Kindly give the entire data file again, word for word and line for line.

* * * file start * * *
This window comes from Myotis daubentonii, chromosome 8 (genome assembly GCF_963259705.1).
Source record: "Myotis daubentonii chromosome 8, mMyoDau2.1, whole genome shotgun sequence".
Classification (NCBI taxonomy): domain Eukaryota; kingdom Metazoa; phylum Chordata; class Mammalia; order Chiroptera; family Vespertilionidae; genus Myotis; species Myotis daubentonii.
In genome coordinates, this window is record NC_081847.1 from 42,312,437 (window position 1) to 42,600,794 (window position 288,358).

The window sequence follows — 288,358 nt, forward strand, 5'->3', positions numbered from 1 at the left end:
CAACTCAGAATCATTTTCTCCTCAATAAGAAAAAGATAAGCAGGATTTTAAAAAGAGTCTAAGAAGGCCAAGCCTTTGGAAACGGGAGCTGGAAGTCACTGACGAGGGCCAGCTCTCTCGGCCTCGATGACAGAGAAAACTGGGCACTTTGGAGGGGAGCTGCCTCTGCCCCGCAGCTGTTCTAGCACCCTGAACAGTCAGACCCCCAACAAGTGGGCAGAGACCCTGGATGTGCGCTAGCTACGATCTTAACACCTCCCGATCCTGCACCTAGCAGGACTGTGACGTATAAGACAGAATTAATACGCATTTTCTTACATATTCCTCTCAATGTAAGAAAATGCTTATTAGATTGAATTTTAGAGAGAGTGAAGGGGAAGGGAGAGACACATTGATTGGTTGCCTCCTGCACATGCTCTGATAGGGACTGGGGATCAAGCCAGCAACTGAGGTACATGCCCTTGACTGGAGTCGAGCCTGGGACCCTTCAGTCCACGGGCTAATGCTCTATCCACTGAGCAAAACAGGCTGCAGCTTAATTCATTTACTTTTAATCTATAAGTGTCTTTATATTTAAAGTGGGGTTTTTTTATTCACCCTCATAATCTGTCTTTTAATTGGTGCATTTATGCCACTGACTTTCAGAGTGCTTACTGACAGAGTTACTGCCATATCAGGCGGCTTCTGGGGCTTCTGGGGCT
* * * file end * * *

This window comes from Myotis daubentonii, chromosome 8 (genome assembly GCF_963259705.1).
Source record: "Myotis daubentonii chromosome 8, mMyoDau2.1, whole genome shotgun sequence".
Classification (NCBI taxonomy): domain Eukaryota; kingdom Metazoa; phylum Chordata; class Mammalia; order Chiroptera; family Vespertilionidae; genus Myotis; species Myotis daubentonii.
In genome coordinates, this window is record NC_081847.1 from 42,312,437 (window position 1) to 42,600,794 (window position 288,358).

The window sequence follows — 288,358 nt, forward strand, 5'->3', positions numbered from 1 at the left end:
CAACTCAGAATCATTTTCTCCTCAATAAGAAAAAGATAAGCAGGATTTTAAAAAGAGTCTAAGAAGGCCAAGCCTTTGGAAACGGGAGCTGGAAGTCACTGACGAGGGCCAGCTCTCTCGGCCTCGATGACAGAGAAAACTGGGCACTTTGGAGGGGAGCTGCCTCTGCCCCGCAGCTGTTCTAGCACCCTGAACAGTCAGACCCCCAACAAGTGGGCAGAGACCCTGGATGTGCGCTAGCTACGATCTTAACACCTCCCGATCCTGCACCTAGCAGGACTGTGACGTATAAGACAGAATTAATACGCATTTTCTTACATATTCCTCTCAATGTAAGAAAATGCTTATTAGATTGAATTTTAGAGAGAGTGAAGGGGAAGGGAGAGACACATTGATTGGTTGCCTCCTGCACATGCTCTGATAGGGACTGGGGATCAAGCCAGCAACTGAGGTACATGCCCTTGACTGGAGTCGAGCCTGGGACCCTTCAGTCCACGGGCTAATGCTCTATCCACTGAGCAAAACAGGCTGCAGCTTAATTCATTTACTTTTAATCTATAAGTGTCTTTATATTTAAAGTGGGGTTTTTTTATTCACCCTCATAATCTGTCTTTTAATTGGTGCATTTATGCCACTGACTTTCAGAGTGCTTACTGACAGAGTTACTGCCATATCAGGCGGCTTCTGGGGCTTCTGGGGCT